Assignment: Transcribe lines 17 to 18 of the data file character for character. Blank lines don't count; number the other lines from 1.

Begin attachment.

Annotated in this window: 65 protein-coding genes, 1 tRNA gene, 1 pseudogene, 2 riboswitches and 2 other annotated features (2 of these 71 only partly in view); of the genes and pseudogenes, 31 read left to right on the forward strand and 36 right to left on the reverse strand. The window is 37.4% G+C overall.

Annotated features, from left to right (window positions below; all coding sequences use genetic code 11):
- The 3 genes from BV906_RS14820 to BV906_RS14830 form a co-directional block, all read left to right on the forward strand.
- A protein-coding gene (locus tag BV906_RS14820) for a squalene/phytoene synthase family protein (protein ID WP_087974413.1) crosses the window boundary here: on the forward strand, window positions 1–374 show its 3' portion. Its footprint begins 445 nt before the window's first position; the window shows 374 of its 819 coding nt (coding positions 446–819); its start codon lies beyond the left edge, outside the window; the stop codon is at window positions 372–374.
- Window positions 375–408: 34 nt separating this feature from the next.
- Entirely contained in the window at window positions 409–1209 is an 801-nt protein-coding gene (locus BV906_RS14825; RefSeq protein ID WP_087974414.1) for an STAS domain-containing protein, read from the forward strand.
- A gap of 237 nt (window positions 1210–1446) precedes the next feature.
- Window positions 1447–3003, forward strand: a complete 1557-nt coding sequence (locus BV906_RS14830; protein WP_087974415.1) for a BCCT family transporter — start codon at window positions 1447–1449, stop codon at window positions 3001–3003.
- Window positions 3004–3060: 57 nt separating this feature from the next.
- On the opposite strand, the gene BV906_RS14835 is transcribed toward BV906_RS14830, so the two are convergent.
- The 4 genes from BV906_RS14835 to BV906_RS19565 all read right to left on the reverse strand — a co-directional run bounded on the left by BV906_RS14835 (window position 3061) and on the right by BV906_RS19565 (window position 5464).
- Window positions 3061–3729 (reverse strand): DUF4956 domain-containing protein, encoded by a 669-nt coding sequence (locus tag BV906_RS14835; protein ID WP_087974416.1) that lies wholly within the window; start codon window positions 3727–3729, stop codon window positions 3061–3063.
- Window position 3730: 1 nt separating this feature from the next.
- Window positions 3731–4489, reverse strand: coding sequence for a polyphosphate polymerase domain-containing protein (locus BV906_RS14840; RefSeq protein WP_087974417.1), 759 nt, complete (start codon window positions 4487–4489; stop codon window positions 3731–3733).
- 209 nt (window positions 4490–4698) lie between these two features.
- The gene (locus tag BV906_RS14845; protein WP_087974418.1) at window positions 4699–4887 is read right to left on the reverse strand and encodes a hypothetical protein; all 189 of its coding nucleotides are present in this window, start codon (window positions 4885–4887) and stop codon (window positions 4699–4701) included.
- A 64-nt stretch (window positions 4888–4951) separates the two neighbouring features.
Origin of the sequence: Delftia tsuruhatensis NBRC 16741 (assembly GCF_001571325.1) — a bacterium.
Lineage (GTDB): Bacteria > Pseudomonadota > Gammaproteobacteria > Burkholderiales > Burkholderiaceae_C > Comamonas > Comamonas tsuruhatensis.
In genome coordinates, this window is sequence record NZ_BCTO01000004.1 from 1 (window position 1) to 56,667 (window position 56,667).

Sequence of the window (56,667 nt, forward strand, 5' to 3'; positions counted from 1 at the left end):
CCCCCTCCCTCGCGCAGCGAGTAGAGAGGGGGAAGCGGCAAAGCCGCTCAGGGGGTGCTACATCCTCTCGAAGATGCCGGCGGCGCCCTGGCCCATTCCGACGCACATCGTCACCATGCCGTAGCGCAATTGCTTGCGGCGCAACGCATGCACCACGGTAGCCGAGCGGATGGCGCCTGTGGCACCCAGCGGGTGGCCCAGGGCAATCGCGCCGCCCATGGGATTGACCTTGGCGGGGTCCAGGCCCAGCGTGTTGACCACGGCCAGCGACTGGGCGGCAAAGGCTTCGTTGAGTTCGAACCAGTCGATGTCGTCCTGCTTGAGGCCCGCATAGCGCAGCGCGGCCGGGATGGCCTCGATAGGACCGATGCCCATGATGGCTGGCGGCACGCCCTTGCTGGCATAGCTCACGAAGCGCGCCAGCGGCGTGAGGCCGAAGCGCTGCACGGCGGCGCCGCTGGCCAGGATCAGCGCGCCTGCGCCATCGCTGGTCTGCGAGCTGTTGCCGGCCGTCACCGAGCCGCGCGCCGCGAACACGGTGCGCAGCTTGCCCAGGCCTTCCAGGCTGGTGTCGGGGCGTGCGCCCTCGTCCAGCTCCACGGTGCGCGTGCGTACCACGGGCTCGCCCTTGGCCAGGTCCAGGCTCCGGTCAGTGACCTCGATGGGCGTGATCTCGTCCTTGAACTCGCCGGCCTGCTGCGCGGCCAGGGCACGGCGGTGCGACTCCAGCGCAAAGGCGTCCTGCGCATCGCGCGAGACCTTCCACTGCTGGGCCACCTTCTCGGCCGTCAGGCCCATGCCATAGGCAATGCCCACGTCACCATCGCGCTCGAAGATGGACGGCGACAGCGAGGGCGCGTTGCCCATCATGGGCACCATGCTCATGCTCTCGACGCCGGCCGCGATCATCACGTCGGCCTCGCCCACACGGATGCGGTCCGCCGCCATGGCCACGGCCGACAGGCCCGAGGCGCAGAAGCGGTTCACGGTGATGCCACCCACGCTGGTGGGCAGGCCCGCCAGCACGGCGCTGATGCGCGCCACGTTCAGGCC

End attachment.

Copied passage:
- A 64-nt stretch (window positions 4888–4951) separates the two neighbouring features.
Origin of the sequence: Delftia tsuruhatensis NBRC 16741 (assembly GCF_001571325.1) — a bacterium.